Acknowledgment: This is meant to be the Windows equivalent of Anders Janmyr’s excellent post on the subject of finding stuff with Git. Essentially, I’m translating some of Anders’ examples to Powershell and providing explanations for things that many Windows devs might not be familiar with.
This is the third in a series of posts providing a set of recipes for locating sundry and diverse thingies in a Git repository.
Determining when a file was added, deleted, modified, or renamed
You can include the --diff-filter argument with git log to find commits that include specific operations. For example:
git log --diff-filter=D # delete git log --diff-filter=A # add git log --diff-filter=M # modified git log --diff-filter=R # rename
There are additional flags as well. Check the documentation. By default, git log just returns the commit id, author, date, and message. When using these filters I like to include --summary so that the list of operations in the commit are included as well.
N.B. If you run a git log command and your prompt turns into a : simply press q to exit.
I don’t think that you would ever want to return all of the operations of a specific type in the log however. Instead, you will probably want to find out when a specific file was operated on.
Let’s say that something was deleted and you need to find out when and by whom. You can pass a path to git log, though you’ll need to preced it with -- and a space to disambiguate it from other arguments. Armed with this and following Ander’s post you would expect to be able to do this:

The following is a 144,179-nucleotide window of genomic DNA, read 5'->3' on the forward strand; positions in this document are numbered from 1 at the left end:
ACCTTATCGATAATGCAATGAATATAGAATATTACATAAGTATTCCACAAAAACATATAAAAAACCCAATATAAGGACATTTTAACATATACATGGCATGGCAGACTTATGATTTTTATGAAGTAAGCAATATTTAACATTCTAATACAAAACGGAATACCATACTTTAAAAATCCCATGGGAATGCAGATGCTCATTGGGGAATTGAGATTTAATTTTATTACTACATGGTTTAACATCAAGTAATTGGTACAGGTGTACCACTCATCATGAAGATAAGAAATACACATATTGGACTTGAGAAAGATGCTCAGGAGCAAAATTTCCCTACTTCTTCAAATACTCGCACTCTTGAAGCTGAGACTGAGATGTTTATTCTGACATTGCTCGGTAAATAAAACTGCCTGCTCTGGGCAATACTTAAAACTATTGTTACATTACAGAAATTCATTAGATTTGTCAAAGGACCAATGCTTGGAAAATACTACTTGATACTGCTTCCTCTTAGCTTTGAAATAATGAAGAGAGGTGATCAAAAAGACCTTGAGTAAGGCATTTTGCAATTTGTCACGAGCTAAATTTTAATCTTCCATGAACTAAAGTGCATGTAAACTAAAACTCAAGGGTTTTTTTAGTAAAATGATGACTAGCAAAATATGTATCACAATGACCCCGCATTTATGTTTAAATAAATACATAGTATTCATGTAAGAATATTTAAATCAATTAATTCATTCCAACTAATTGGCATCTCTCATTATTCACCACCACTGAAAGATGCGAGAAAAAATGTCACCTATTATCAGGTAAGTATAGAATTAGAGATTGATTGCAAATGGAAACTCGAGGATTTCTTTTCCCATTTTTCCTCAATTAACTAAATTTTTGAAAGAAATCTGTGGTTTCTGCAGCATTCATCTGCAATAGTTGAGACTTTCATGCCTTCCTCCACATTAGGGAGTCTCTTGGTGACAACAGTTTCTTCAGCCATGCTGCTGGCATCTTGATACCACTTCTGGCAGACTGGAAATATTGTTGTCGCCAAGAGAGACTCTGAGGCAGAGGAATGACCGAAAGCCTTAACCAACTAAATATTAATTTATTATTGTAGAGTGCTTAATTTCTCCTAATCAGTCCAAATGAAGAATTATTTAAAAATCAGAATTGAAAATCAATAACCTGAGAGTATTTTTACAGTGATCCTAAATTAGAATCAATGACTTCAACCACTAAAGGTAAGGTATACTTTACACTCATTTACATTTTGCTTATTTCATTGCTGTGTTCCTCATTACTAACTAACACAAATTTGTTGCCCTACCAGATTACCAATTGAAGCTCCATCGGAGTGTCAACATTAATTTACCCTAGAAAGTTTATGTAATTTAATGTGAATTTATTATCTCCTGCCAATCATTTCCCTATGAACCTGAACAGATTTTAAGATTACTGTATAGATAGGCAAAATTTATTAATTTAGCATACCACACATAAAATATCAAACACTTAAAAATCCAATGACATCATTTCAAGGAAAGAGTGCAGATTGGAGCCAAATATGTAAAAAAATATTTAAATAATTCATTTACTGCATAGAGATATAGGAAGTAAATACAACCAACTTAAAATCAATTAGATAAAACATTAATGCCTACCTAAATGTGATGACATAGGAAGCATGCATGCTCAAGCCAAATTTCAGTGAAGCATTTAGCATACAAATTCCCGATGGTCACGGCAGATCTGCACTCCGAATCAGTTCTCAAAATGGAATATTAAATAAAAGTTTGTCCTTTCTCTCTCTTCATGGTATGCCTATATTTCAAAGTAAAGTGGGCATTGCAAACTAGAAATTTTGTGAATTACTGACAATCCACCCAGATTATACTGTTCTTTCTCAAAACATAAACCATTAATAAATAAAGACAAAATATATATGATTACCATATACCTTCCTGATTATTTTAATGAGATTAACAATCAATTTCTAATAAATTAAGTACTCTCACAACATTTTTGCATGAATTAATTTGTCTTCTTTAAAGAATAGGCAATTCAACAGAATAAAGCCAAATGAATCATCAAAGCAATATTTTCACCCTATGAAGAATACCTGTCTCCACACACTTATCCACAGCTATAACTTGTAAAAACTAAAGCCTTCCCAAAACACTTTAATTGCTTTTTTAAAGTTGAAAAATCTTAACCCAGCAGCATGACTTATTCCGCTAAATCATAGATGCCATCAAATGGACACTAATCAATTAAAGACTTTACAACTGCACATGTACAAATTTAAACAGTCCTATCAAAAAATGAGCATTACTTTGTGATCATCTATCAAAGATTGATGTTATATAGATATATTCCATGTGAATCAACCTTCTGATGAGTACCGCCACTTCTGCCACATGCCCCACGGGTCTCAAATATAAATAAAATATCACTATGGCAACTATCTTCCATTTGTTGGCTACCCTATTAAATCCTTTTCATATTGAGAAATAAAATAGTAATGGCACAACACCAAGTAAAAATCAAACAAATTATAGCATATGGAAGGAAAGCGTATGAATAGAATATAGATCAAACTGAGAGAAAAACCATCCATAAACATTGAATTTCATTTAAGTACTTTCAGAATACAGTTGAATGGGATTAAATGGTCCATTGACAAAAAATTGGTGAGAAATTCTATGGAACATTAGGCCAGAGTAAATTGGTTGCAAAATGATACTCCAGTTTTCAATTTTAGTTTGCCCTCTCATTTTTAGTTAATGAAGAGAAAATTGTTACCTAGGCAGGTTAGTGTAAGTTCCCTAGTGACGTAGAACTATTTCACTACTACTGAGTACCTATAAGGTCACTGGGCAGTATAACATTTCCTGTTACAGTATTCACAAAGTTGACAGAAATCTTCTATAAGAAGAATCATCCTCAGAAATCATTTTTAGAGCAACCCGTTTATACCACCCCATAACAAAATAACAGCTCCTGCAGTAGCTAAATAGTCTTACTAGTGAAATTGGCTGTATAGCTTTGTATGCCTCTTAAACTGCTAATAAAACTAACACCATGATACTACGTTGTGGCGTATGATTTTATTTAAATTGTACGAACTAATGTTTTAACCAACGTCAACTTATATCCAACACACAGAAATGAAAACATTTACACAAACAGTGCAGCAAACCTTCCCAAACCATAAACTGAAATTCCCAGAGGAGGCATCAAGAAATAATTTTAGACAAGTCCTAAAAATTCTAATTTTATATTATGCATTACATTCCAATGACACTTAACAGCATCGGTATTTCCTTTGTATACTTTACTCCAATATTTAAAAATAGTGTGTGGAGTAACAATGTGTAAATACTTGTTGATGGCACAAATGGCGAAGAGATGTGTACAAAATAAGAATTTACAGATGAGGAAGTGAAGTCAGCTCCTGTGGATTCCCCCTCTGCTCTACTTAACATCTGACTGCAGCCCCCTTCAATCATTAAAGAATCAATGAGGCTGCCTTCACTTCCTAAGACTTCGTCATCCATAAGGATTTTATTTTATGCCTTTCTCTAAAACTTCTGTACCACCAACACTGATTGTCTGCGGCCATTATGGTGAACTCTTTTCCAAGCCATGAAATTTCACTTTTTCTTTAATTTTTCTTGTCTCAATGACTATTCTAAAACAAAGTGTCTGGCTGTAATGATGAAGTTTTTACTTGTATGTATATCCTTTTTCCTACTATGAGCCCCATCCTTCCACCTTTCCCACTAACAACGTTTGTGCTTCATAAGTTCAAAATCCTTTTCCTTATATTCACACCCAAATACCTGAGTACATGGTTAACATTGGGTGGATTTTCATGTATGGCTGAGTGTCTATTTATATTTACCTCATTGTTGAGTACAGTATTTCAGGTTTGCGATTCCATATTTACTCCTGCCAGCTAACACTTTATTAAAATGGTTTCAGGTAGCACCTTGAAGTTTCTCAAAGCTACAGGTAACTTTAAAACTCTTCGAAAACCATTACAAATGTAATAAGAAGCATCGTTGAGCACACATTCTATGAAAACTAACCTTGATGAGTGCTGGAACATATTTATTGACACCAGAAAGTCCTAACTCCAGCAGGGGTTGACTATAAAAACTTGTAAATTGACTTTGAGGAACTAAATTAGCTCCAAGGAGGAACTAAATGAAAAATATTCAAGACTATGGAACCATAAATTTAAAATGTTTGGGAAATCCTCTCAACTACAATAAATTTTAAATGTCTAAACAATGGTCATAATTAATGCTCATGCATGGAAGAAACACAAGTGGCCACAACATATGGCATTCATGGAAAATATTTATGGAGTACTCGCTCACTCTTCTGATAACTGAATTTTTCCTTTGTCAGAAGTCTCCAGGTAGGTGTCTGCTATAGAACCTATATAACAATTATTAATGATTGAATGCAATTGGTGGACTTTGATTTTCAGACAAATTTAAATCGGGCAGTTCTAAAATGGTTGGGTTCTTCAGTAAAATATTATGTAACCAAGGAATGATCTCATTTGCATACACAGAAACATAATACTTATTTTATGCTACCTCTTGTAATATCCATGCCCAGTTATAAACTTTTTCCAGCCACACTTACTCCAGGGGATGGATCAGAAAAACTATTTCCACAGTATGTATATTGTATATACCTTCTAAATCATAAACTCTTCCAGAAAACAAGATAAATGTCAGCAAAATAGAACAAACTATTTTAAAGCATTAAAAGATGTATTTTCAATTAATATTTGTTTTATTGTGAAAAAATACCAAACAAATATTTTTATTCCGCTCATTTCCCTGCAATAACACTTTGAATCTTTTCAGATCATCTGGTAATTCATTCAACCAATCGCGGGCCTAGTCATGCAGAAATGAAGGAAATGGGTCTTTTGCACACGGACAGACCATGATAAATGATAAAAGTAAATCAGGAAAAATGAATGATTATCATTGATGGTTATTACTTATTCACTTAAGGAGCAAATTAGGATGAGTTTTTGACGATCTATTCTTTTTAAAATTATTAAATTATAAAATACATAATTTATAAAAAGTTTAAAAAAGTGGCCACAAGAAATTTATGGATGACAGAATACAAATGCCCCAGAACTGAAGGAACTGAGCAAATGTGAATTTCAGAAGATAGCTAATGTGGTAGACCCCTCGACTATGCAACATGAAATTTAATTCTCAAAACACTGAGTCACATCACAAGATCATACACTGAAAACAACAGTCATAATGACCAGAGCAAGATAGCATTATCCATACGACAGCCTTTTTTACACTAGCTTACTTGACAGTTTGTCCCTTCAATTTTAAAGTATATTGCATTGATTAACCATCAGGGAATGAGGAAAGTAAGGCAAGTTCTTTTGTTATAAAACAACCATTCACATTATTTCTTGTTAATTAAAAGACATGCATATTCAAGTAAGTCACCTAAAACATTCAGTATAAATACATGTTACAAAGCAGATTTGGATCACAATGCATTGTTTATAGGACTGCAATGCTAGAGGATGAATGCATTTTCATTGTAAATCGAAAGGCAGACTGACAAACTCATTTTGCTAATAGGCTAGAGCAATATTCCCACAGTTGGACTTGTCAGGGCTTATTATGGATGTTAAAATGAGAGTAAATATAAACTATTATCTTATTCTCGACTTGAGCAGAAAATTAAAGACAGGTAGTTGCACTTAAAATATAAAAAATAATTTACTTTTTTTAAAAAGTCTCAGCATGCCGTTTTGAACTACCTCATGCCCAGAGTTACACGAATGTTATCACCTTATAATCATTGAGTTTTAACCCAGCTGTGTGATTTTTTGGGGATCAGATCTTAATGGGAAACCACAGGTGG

git log --diff-filter=D --summary -- /path/to/deleted/file
And if you aren’t using Powershell this works as expected. I tested it with Git Bash (included with msysgit) and good ol’ cmd as well. Both work as expected.
However, when you attempt this in Powershell, git complains that the path is an ambiguous arugment. I was able to, um, “work around” it by creating an empty placeholder file at the location. Fortunately, Jay Hill heard my anguish on Twitter and dug up this post from Ethan Brown. In a nutshell, Powershell strips out the --. You can force it to be recognized by wrapping the argument in double qoutes:
git log --diff-filter=D --summary "--" /path/to/deleted/file
I’m guessing that Powershell considers -- to be an empty arugment and therefore something to be ignored. I also assume that when the file actually exists at the path that git is smart enough to recognize the argument as a path. (Indeed, the official documentations says that “paths may need to be prefixed”).
While we’re here, I also want to point out that you can use wild cards in the path. Perhaps you don’t know the exact path to the file, but you know that it was named monkey.js:
git log --diff-filter=D --summary -- **/monkey.js